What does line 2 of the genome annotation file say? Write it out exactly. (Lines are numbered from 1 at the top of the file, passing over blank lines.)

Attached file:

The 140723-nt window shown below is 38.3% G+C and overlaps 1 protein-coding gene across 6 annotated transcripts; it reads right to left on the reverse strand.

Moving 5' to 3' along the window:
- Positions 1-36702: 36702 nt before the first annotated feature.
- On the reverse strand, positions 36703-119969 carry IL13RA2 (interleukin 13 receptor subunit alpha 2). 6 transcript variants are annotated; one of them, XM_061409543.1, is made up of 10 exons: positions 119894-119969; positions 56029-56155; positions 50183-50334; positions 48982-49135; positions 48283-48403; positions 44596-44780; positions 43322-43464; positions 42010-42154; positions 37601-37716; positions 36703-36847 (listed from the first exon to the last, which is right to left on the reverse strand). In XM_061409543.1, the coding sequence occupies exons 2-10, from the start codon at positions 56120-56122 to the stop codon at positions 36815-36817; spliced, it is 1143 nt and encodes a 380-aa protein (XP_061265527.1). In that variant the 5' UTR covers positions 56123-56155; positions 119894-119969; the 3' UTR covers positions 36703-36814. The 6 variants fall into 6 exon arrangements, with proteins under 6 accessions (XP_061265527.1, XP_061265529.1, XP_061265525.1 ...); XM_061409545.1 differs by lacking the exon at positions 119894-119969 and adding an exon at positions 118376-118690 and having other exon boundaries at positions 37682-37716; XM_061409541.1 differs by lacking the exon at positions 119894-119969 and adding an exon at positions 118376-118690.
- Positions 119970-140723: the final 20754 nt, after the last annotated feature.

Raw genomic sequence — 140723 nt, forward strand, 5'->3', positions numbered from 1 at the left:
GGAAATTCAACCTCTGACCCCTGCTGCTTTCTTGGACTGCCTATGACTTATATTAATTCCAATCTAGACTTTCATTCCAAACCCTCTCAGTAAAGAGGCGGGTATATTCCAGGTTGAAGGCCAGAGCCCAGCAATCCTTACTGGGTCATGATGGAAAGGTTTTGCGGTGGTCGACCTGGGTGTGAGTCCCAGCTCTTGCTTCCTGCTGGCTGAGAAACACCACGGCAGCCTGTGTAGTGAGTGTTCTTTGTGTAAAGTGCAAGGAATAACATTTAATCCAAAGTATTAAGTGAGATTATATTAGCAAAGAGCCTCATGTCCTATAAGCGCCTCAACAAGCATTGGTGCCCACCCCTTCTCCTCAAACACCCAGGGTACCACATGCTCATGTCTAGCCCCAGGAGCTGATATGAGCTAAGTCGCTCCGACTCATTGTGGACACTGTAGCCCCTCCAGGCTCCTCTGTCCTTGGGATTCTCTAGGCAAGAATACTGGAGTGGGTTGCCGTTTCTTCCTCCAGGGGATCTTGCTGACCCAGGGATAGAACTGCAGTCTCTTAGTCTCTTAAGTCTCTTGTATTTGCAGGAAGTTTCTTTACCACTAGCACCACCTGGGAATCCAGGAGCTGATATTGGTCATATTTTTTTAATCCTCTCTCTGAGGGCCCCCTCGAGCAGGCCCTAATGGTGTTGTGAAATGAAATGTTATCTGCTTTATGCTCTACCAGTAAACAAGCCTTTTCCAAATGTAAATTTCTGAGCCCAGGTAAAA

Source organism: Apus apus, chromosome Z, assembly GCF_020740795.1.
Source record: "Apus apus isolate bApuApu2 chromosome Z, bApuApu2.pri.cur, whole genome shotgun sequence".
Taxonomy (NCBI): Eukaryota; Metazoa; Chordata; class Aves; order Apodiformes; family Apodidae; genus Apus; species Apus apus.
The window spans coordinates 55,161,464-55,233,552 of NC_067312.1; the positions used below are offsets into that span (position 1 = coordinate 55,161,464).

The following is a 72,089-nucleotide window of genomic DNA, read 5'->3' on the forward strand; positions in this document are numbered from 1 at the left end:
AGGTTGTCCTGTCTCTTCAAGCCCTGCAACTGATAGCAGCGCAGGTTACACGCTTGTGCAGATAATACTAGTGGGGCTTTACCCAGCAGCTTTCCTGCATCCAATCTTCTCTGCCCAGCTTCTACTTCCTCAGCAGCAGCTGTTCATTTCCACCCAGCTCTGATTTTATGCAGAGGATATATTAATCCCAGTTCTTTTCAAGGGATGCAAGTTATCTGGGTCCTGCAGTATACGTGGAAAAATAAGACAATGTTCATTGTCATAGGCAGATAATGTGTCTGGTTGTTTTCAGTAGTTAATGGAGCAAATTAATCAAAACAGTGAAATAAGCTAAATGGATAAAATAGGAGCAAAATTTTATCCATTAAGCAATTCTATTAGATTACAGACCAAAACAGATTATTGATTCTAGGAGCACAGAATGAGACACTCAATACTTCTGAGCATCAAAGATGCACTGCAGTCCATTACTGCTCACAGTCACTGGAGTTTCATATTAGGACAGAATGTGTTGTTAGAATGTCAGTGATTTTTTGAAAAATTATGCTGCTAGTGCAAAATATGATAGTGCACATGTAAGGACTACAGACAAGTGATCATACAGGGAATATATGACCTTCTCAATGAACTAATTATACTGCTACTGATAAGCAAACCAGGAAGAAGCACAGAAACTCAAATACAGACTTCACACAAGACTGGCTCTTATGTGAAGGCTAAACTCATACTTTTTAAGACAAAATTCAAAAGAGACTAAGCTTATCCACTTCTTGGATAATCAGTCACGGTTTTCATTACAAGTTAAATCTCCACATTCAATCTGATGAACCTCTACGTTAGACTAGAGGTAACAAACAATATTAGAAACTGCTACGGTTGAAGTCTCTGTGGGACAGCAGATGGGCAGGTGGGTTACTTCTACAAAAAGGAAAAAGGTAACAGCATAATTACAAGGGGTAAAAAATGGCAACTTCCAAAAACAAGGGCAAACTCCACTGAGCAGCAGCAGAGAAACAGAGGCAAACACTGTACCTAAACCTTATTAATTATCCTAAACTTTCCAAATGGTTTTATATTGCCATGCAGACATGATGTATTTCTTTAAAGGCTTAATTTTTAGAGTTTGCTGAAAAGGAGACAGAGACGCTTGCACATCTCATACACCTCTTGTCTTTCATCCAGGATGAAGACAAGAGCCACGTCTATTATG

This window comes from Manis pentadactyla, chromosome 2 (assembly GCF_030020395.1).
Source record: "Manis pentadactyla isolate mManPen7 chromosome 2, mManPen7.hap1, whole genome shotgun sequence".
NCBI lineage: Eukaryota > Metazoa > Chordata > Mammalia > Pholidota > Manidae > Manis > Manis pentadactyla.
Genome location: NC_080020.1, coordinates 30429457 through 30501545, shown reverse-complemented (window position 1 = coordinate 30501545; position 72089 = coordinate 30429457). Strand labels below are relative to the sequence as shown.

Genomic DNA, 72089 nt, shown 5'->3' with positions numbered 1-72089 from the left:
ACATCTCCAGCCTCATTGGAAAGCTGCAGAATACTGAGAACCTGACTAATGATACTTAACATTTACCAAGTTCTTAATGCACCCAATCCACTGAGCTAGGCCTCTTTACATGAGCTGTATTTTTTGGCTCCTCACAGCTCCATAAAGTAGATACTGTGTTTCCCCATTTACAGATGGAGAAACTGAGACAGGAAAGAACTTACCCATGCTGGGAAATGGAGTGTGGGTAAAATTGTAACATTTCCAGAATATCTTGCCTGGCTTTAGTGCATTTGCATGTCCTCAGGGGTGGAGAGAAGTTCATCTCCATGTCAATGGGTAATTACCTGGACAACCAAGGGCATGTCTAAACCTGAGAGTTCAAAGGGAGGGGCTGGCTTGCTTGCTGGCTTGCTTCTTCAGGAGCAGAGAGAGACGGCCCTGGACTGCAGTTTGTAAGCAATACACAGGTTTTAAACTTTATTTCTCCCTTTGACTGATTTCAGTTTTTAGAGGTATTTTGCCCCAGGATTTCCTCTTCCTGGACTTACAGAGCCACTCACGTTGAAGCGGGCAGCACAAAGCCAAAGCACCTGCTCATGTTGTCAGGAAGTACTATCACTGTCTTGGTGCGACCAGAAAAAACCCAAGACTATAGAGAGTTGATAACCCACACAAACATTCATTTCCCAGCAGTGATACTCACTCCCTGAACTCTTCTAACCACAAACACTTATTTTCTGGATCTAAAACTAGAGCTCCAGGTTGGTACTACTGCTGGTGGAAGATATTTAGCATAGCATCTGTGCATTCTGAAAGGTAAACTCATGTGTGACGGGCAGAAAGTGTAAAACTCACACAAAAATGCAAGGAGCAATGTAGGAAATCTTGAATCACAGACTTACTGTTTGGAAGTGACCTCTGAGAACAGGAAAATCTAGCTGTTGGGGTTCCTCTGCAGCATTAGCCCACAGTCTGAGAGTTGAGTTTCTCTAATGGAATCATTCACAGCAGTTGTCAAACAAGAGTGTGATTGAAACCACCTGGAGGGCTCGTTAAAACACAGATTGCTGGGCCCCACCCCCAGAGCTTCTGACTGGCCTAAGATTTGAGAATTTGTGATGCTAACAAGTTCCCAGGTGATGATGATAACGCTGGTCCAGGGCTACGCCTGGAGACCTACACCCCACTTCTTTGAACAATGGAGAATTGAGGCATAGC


Moving 5' to 3' along the window: